Writers Chat 54: Deirdre Shanahan on “Caravan of the Lost and Left Behind” (Bluemoose Books: Hebden Bridge, 2019)

Deirdre, You’re very welcome to my WRITERS CHAT series. We’re here to talk about Caravan of the Lost and Left Behind (Bluemoose Books: Hebden Bridge, 2019).

Cover of Caravan of the lost and left behind by Deirdre Shanahan. Image shows a winding country-side road by the sea with a back-drop of a pink sky, setting sun against dark mountains.

SG: Before we get into the narrative and people in the novel, can you talk about the origins of the title and the stunning cover?

DS: This is really interesting to answer as the title is not the one I used at submission, as the publisher thought it sounded too science fictiony. So though I like it very much and initially felt unable to come up with another title- having been told this just before Xmas, I somehow went into overdrive and came up with others. This was one of them and was accepted.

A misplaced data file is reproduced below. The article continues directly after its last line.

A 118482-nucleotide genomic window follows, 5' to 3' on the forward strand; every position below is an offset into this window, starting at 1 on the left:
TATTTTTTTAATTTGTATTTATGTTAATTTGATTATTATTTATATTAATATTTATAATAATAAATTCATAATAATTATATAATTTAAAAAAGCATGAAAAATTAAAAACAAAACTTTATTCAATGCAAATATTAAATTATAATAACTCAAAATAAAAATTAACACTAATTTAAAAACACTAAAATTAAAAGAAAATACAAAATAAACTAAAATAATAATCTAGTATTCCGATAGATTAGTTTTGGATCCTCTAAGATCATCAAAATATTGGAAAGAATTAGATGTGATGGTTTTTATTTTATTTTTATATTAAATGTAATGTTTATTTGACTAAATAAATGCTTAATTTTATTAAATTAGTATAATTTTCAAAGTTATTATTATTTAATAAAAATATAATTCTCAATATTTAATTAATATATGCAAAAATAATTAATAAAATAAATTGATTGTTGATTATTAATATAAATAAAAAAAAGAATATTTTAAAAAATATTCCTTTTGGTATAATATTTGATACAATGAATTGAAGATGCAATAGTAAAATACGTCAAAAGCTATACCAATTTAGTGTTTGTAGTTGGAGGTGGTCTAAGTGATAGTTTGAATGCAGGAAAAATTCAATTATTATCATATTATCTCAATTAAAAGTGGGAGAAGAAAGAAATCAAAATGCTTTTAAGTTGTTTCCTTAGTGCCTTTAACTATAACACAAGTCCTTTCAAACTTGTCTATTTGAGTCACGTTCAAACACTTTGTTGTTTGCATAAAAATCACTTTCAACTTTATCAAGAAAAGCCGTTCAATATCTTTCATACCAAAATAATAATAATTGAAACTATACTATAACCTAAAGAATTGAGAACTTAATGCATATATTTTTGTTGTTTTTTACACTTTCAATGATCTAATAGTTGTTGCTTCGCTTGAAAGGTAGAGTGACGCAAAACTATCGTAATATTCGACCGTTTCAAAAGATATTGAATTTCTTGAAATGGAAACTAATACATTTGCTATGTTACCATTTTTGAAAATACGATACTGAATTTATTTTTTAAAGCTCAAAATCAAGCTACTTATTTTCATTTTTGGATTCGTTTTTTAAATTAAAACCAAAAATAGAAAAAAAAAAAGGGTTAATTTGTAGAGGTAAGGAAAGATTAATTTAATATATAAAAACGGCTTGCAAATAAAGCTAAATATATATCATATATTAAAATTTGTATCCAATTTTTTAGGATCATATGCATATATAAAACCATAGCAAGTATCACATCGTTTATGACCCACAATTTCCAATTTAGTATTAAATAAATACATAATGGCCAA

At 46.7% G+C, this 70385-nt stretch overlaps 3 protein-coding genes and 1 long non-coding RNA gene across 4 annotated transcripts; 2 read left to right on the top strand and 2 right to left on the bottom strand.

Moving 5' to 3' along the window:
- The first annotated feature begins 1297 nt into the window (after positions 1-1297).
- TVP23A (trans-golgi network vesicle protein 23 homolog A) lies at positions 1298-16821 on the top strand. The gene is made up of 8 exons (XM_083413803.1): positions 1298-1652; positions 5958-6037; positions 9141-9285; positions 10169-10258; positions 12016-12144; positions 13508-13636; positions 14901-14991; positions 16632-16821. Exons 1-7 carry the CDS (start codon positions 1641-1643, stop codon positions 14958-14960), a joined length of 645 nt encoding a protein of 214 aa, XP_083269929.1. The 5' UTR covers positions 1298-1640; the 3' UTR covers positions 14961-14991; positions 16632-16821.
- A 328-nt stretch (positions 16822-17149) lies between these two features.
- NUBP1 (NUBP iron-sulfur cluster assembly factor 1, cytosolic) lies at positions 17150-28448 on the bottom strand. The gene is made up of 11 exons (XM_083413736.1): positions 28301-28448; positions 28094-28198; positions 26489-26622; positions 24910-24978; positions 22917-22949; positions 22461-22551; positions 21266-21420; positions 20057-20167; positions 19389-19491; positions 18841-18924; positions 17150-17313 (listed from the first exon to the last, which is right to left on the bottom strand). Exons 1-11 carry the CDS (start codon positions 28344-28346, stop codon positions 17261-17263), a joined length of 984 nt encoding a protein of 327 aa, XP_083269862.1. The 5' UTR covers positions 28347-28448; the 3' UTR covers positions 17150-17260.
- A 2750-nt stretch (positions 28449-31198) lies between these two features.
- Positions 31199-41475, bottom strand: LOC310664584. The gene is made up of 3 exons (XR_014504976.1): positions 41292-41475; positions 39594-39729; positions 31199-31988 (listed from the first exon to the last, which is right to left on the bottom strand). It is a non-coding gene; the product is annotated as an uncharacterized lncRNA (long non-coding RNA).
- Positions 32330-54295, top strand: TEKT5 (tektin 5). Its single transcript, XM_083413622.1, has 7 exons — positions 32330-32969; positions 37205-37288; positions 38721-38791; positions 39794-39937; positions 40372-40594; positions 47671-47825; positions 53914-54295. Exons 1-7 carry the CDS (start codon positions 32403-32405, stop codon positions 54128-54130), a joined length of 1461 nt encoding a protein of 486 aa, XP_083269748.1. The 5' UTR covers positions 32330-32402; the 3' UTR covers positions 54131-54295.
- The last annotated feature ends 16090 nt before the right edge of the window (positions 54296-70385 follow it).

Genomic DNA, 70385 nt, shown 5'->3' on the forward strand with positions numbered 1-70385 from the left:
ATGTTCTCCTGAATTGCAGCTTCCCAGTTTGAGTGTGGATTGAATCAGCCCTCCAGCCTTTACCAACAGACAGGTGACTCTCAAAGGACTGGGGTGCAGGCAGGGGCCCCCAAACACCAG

I liked the word ‘caravan’ not just for the sense we have of it but for its original derivation- which I hoped, maybe in my naiveté,  gave a more universal  suggestion. In the Oxford dictionary it says:  Eastern or North African company of merchants, pilgrims etc travelling together for safety.  I love this. ‘The Lost and Left Behind’  – anyone who does not feel part of the main body  – anyone at a particular time in their lives who feels separate from the whole.

I have always been  interested, sometimes felt like this myself and really this is where the interesting stories are- on the perimeters of the mainstream – in whatever group –  for instance even  the main character in Edward St Aubyn’s Melrose novels  is ill at ease and misunderstood -does not feels be ‘belongs’   to the  aristocratic group he is born into and it is this distance which allows the sardonic tone to the novel.